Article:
22. Kennedy RH, Francis EA, Wharton R, Blazeby JM, Quirke P, West NP, Dutton SJ. Multicenter randomized controlled trial of conventional versus laparoscopic surgery for colorectal cancer within an enhanced recovery programme: EnROL. J Clin Oncol. 2014;32(17):1804-1811.
    doi pubmed
  23. Braga M, Vignali A, Gianotti L, Zuliani W, Radaelli G, Gruarin P, Dellabona P, et al. Laparoscopic versus open colorectal surgery: a randomized trial on short-term outcome. Ann Surg. 2002;236(6):759-766; disscussion 767.
  24. Lacy AM, Garcia-Valdecasas JC, Delgado S, Castells A, Taura P, Pique JM, Visa J. Laparoscopy-assisted colectomy versus open colectomy for treatment of non-metastatic colon cancer: a randomised trial. Lancet. 2002;359(9325):2224-2229.
  25. Feroci F, Kroning KC, Lenzi E, Moraldi L, Cantafio S, Scatizzi M. Laparoscopy within a fast-track program enhances the short-term results after elective surgery for resectable colorectal cancer. Surg Endosc. 2011;25(9):2919-2925.
    doi pubmed
  26. Polle SW, Wind J, Fuhring JW, Hofland J, Gouma DJ, Bemelman WA. Implementation of a fast-track perioperative care program: what are the difficulties? Dig Surg. 2007;24(6):441-449.
    doi pubmed
  27. Varadhan KK, Neal KR, Dejong CH, Fearon KC, Ljungqvist O, Lobo DN. The enhanced recovery after surgery (ERAS) pathway for patients undergoing major elective open colorectal surgery: a meta-analysis of randomized controlled trials. Clin Nutr. 2010;29(4):434-440.
    doi pubmed
  28. Bardram L, Funch-Jensen P, Kehlet H. Rapid rehabilitation in elderly patients after laparoscopic colonic resection. Br J Surg. 2000;87(11):1540-1545.
    doi pubmed
  29. Guillou PJ, Quirke P, Thorpe H, Walker J, Jayne DG, Smith AM, Heath RM, et al. Short-term endpoints of conventional versus laparoscopic-assisted surgery in patients with colorectal cancer (MRC CLASICC trial): multicentre, randomised controlled trial. Lancet. 2005;365(9472):1718-1726.
  30. Schwenk W, Haase O, Neudecker J, Muller JM. Short term benefits for laparoscopic colorectal resection. Cochrane Database Syst Rev. 2005;(3):CD003145.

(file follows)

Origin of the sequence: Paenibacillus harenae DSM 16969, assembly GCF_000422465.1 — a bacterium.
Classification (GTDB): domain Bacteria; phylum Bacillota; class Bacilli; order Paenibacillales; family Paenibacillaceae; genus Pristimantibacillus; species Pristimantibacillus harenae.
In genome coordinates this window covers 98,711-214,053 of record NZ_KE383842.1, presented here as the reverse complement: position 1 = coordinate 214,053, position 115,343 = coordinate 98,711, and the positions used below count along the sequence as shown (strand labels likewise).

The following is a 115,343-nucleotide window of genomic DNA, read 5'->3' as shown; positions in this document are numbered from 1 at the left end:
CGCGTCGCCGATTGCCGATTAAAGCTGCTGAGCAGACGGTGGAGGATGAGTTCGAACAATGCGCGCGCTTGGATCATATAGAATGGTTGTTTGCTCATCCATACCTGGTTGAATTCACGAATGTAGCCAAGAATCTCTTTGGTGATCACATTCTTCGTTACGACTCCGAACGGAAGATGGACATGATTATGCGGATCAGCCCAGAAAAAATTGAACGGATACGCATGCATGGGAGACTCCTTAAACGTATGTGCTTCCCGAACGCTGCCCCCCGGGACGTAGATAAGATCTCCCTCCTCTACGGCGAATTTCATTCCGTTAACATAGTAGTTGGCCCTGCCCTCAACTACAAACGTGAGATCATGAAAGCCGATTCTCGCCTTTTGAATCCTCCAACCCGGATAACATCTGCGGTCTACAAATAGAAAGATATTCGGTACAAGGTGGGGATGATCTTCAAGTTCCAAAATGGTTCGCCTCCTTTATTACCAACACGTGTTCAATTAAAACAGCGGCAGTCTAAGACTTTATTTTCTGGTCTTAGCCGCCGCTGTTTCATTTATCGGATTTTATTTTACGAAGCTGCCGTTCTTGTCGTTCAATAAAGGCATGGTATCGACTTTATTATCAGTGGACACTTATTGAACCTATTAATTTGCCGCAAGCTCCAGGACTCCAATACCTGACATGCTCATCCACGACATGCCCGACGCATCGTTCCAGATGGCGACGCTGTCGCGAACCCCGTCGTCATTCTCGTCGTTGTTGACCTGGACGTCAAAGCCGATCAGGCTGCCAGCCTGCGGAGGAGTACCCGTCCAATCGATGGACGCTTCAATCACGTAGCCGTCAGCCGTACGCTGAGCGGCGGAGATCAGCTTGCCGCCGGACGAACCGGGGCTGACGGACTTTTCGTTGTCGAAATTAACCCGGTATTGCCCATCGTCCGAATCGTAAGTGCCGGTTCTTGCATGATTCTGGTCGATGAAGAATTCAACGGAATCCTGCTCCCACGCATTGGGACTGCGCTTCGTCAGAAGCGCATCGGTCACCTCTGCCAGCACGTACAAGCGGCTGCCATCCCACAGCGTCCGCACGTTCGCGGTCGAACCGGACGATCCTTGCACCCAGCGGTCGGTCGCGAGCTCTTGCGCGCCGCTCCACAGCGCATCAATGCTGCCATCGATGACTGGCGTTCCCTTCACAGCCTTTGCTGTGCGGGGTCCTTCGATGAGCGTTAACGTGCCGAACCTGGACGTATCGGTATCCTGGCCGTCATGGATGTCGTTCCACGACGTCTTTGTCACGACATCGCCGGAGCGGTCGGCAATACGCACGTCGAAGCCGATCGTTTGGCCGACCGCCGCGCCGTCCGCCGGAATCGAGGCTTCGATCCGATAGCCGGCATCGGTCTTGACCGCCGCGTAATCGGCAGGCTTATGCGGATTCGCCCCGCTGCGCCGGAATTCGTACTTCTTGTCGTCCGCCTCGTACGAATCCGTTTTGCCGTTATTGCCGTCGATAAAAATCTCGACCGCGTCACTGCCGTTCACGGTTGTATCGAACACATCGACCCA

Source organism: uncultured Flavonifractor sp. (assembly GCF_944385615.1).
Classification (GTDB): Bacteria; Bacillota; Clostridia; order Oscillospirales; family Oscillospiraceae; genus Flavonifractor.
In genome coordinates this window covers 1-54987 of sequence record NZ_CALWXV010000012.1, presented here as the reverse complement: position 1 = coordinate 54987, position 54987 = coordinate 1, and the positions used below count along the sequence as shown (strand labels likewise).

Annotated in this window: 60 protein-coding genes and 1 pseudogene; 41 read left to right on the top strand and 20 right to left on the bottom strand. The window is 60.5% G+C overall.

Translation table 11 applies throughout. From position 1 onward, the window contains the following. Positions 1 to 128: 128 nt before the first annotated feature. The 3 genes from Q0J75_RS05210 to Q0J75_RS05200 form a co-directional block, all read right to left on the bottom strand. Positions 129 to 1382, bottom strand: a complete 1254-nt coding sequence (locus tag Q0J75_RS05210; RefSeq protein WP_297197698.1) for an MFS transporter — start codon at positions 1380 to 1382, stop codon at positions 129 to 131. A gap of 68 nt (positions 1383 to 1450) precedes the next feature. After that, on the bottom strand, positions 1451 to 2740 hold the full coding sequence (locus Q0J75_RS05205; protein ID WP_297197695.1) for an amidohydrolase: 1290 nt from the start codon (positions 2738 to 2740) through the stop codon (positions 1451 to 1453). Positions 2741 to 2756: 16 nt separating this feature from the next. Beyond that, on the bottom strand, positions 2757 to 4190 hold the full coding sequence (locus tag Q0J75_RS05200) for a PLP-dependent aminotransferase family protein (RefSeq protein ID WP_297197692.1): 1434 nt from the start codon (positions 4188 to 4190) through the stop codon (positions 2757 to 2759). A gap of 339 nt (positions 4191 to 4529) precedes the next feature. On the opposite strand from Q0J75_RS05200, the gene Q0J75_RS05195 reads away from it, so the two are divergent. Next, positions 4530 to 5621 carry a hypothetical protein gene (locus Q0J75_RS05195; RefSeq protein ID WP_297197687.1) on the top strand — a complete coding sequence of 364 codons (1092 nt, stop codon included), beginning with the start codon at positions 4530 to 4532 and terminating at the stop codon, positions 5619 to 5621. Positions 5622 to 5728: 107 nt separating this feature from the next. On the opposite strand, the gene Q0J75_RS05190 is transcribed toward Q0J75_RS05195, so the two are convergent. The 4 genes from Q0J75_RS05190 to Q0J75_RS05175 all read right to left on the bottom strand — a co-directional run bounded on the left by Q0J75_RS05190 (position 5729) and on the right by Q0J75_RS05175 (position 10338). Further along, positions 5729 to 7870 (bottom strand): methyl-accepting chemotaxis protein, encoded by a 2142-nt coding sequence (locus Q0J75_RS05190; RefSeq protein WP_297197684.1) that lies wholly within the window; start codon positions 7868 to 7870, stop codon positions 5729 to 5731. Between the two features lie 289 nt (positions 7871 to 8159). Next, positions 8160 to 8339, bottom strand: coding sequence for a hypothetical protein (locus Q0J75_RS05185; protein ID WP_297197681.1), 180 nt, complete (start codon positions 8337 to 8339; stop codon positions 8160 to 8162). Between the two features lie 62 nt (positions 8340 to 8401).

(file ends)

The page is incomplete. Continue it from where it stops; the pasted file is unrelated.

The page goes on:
31. Leung KL, Lai PB, Ho RL, Meng WC, Yiu RY, Lee JF, Lau WY. Systemic cytokine response after laparoscopic-assisted resection of rectosigmoid carcinoma: A prospective randomized trial. Ann Surg. 2000;231(4):506-511.
    doi pubmed
  32. Sekhon V, Menon P, Arora S, Rao KL. Nephrectomy in children: Comparison of stress response to laparoscopic and open methods. J Indian Assoc Pediatr Surg. 2013;18(2):53-57.
    doi pubmed
  33. Nguyen NT, Goldman C, Rosenquist CJ, Arango A, Cole CJ, Lee SJ, Wolfe BM. Laparoscopic versus open gastric bypass: a randomized study of outcomes, quality of life, and costs. Ann Surg. 2001;234(3):279-289; discussion 289-291.
    doi pubmed
  34. Delaney CP, Kiran RP, Senagore AJ, Brady K, Fazio VW. Case-matched comparison of clinical and financial outcome after laparoscopic or open colorectal surgery. Ann Surg. 2003;238(1):67-72.
    doi pubmed

This is an open-access article distributed under the terms of the Creative Commons Attribution License, which permits unrestricted use, distribution, and reproduction in any medium, provided the original work is properly cited.

Journal of Clinical Medicine Research is published by Elmer Press Inc.





Browse  Journals  


Journal of clinical Medicine Research

Journal of Endocrinology and Metabolism

Journal of Clinical Gynecology and Obstetrics

World Journal of Oncology

Gastroenterology Research

Journal of Hematology

Journal of Medical Cases

Journal of Current Surgery

Clinical Infection and Immunity

Cardiology Research

World Journal of Nephrology and Urology

Cellular and Molecular Medicine Research

Journal of Neurology Research

International Journal of Clinical Pediatrics






Journal of Clinical Medicine Research, monthly, ISSN 1918-3003 (print), 1918-3011 (online), published by Elmer Press Inc.            
The content of this site is intended for health care professionals.
This is an open-access journal distributed under the terms of the Creative Commons Attribution-NonCommercial 4.0 International License, which permits unrestricted
non-commercial use, distribution, and reproduction in any medium, provided the original work is properly cited.
Creative Commons Attribution license (Attribution-NonCommercial 4.0 International CC-BY-NC 4.0)

This journal follows the International Committee of Medical Journal Editors (ICMJE) recommendations for manuscripts submitted to biomedical journals,
the Committee on Publication Ethics (COPE) guidelines, and the Principles of Transparency and Best Practice in Scholarly Publishing.

website: www.jocmr.org   editorial contact: editor@jocmr.org
Address: 9225 Leslie Street, Suite 201, Richmond Hill, Ontario, L4B 3H6, Canada

© Elmer Press Inc. All Rights Reserved.